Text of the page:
By Dennis Crouch
University of Pittsburgh v. Varian Medical Systems (Fed. Cir. 2014)
Pitt won its infringement lawsuit against Varian with a $100 million verdict. The patent basically covers a digital image processor that watches surgical patients and provides a warning signal if the patient moves. U.S. Patent No. 5,727,554.
A divided Federal Circuit has affirmed – with the division being over the construction of the claimed “processing means comprising means determining movement of said patient from digital image signals, including movement associated with breathing by said patient.”
The patent statute permits patentees to claim elements according to their function using so-called means-plus-function language. 35 U.S.C. § 112(f). However, the properly interpreted scope of the means-plus-function claim terms is limited to corresponding structures found in the patent specification and their equivalent.
Here, the claim construction debate is on whether the corresponding structure for the processing means is a computer processor programmed to perform either (a) a two-step process or (b) a thirty-two step algorithm. The difficulty in interpretation is that the patent does not affirmatively link the claim language with either structure but instead leaves readers to their own conclusions. On appeal, a two judge majority (Judges O’Malley and Lourie) agreed with the lower court that the proper interpretation was the broader two-step requirement while the dissent (Judge Dyk) would have chosen the more narrow interpretation that would have likely led to a non-infringement determination. To the dissent, the “two-step process” disclosed in the specification only offers more functional language – not structure. The dissent explains his position:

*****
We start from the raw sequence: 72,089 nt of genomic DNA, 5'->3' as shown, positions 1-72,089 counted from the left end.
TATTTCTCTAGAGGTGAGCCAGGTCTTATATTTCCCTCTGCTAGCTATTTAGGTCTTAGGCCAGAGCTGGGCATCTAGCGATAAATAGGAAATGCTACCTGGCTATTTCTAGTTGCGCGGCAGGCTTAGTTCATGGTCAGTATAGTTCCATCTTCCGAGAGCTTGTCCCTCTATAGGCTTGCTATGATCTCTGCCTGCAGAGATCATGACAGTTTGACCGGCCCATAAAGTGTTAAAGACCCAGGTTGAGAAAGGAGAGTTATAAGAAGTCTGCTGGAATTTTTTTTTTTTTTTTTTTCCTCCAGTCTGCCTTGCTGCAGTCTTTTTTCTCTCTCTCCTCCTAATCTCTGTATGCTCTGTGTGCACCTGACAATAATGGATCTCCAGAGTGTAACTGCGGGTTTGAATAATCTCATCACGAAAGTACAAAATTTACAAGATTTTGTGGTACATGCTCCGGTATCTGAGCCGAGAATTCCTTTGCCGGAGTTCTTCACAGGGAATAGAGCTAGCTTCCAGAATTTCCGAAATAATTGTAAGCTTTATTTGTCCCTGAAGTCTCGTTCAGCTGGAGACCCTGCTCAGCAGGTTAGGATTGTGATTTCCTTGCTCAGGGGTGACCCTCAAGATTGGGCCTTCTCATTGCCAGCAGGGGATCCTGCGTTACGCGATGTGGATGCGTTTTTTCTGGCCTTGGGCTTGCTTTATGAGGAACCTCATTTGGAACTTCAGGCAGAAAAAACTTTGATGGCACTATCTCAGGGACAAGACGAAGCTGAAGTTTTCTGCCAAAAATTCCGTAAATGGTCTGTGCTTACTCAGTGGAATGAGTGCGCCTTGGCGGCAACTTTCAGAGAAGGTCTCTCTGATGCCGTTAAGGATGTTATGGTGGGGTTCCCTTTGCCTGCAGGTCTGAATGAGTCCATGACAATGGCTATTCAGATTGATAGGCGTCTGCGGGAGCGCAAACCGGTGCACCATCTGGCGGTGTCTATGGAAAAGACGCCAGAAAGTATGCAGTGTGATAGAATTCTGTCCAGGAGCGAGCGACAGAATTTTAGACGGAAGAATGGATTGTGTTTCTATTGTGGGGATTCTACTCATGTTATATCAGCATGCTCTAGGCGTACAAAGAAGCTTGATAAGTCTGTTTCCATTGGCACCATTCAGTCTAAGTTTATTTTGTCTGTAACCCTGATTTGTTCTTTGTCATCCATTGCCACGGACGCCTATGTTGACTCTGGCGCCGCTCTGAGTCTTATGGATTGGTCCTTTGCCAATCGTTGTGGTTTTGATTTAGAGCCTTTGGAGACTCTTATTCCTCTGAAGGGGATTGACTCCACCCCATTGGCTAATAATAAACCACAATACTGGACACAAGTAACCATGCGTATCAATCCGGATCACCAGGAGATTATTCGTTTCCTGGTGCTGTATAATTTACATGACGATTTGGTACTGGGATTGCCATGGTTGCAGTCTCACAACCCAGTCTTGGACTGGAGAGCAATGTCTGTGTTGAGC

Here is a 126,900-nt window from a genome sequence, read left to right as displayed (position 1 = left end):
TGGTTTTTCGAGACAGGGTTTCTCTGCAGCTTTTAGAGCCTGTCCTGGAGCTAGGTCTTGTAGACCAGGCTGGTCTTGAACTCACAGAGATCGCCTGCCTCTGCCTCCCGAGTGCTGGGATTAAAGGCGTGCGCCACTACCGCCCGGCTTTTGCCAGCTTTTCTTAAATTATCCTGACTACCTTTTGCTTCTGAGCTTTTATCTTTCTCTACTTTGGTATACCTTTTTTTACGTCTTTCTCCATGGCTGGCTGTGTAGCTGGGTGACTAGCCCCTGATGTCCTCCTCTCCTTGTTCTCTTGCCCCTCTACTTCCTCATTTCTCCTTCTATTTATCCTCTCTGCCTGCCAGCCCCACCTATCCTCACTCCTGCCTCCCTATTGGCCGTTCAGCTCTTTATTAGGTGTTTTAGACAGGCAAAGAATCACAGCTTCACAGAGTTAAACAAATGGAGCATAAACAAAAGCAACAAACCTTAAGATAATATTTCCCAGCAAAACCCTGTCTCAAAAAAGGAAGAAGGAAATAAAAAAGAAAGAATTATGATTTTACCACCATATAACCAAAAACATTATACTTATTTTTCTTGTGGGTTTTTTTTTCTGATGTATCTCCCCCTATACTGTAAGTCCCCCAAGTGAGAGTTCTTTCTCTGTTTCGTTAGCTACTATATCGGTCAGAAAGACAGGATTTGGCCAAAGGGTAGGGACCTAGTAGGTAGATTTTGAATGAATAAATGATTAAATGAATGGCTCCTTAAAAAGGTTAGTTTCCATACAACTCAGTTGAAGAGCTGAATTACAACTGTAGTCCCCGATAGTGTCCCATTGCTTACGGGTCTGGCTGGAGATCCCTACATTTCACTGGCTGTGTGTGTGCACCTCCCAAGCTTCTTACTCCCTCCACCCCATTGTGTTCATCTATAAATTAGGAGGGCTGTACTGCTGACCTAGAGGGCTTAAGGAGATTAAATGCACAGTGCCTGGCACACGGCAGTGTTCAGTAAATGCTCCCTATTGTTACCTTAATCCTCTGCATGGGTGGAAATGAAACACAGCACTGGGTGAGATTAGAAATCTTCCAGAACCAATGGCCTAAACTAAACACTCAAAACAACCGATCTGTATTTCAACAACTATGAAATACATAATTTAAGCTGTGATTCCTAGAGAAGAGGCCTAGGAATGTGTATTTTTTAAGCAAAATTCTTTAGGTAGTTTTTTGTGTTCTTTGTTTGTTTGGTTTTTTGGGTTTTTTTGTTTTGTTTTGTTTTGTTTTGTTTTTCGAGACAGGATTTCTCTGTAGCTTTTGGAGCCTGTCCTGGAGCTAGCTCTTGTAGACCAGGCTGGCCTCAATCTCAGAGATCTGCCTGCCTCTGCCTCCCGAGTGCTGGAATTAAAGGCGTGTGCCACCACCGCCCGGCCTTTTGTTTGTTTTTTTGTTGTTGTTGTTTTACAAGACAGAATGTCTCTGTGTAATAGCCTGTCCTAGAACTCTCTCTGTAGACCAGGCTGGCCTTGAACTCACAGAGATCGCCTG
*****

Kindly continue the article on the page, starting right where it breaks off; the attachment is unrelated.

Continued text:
The majority’s identification of structure—the two steps of detecting and tracking fiducials—relies on a single statement in the specification that “[a]s will be discussed fully, the patient motion detector 47 detects and identifies the fiducials 39 and then tracks their movement.” The majority concludes that this disclosure identifies the corresponding structure as a two-step algorithm because the specification “links this algorithm to the function of determining patient movement.” But the statement in the specification does not explain how the fiducials are detected and tracked or how performing those steps accomplishes the function of determining a patient’s movement during radiation treatment.
One rule that would likely flip this decision would be if ambiguity in claim language were construed against the drafter (i.e., the patentee).
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The majority did reverse the willfulness finding that almost tripled the damage. On that issue, the court found that the infringer’s non-infringement and invalidity defense were reasonable (or at least not objectively unreasonable).